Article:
Intervention Strategies for Managing Athletes with Disordered Eating
Female athletes with eating disorders are fairly common in sports especially in “thin-build” sports in which athletes are judged by their appearance. Identifying athletes with possible disordered eating is difficult because of the secrecy and hidden world of disordered eating. Even more challenging is successfully approaching the athlete in hopes of referral and medical intervention.
All those working in and around female athletes need to understand the challenges in approaching an athlete with a possible eating disorder. First, athletes with anorexia nervosa may not perceive that they have a problem because denial is one of the primary characteristic of this eating disorder. Even if she may believe that she has an eating problem, the athlete will most often deny that a problem exists.
Athletes with bulimia nervosa may acknowledge that they struggle with disordered eating, but may deny the problem due to embarrassment or fear of rejection from their peers (Ray, T. & Wiese-Bjornstal, D.M., 1999). Admitting to an eating disorder is admitting a loss of control or weakness. This is difficulty when strong facades are the norm in sports.
Even if the athlete will admit to disordered eating, the athlete may fear treatment because she may be afraid to put on weight. This is especially so in the athlete with anorexia nervosa who may believe that her performance will deteriorate if she puts on any weight. Because of this belief, compliance is a challenging component when designing strategies to help athletes with disordered eating.
Last, an athlete may believe that admitting that she has an eating disorder may affect her practice and playing time. Some higher level athletes may be fearful of losing a starting position or even loss of scholarship money.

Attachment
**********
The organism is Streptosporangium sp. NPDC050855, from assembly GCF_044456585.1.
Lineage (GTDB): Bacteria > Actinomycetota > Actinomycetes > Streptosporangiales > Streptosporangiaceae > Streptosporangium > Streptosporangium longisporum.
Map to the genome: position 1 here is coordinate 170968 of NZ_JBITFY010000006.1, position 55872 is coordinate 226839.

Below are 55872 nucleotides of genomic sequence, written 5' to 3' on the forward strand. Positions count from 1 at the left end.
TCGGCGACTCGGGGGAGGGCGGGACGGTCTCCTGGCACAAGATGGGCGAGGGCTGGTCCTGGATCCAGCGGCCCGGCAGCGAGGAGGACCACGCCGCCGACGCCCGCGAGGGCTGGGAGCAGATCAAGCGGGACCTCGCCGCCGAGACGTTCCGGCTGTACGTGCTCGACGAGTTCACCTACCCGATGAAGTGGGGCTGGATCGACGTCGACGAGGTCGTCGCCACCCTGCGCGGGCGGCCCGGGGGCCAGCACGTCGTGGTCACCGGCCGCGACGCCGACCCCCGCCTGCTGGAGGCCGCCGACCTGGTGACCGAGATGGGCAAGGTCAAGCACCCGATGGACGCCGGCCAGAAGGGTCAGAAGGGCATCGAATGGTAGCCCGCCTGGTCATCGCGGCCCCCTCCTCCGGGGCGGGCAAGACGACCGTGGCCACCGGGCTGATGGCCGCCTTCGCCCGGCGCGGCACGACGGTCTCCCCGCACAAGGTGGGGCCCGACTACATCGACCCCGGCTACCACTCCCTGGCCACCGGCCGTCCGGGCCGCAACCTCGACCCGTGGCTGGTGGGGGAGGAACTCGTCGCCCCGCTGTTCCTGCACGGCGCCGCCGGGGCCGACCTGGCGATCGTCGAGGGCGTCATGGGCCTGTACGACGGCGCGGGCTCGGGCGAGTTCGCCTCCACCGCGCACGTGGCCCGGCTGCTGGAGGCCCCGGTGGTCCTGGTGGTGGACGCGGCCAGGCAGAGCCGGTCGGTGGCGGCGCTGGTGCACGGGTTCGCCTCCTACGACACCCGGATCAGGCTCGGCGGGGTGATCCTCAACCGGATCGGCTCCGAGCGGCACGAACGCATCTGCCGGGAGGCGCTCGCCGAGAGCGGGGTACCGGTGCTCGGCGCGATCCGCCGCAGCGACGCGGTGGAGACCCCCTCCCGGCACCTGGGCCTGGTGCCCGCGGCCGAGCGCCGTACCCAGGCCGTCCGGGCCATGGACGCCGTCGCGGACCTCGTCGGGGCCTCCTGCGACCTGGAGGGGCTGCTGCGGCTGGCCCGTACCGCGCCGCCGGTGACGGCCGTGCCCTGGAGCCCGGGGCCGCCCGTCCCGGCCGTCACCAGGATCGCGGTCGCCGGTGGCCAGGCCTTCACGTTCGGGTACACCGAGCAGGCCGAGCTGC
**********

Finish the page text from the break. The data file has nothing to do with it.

Acknowledging that approaching an athlete with a possible eating disorder is a complex challenge is the first point of understanding how to approach this athlete. Approaching an athlete for the first time should be done with care and much preparation.
Experts recommend that approaching an athlete with an eating disorder should be done with careful thought as to who will approach the athlete and when, where, and how the discussion will take place. Ideally, the person with the best rapport with the athlete and someone who has developed a personal relationship with the individual should be the one approaching the athlete.
The time should be selected for an opportunity in which neither the athlete nor sports medicine professional have any time conflicts. Adequate time should be set aside to talk to the athlete without distractions or interruptions.
The location should also be carefully selected to ensure that the discussion is done in private and in a place that ensures the confidentiality of the athlete. If a secure room is not available, a walk around the track or school could also work. Walking may also make the athlete more comfortable to engage in conversation as compared to sitting still and possibly feeling cornered in an office.
Suggestions for the individual guiding the conversation include the following:
• Utilize an open space with two chairs rather than sitting behind a desk. The desk creates a barrier between the two people.
• Utilize an open body position with both feet on the ground and arms open and resting on the chair rather than crossed.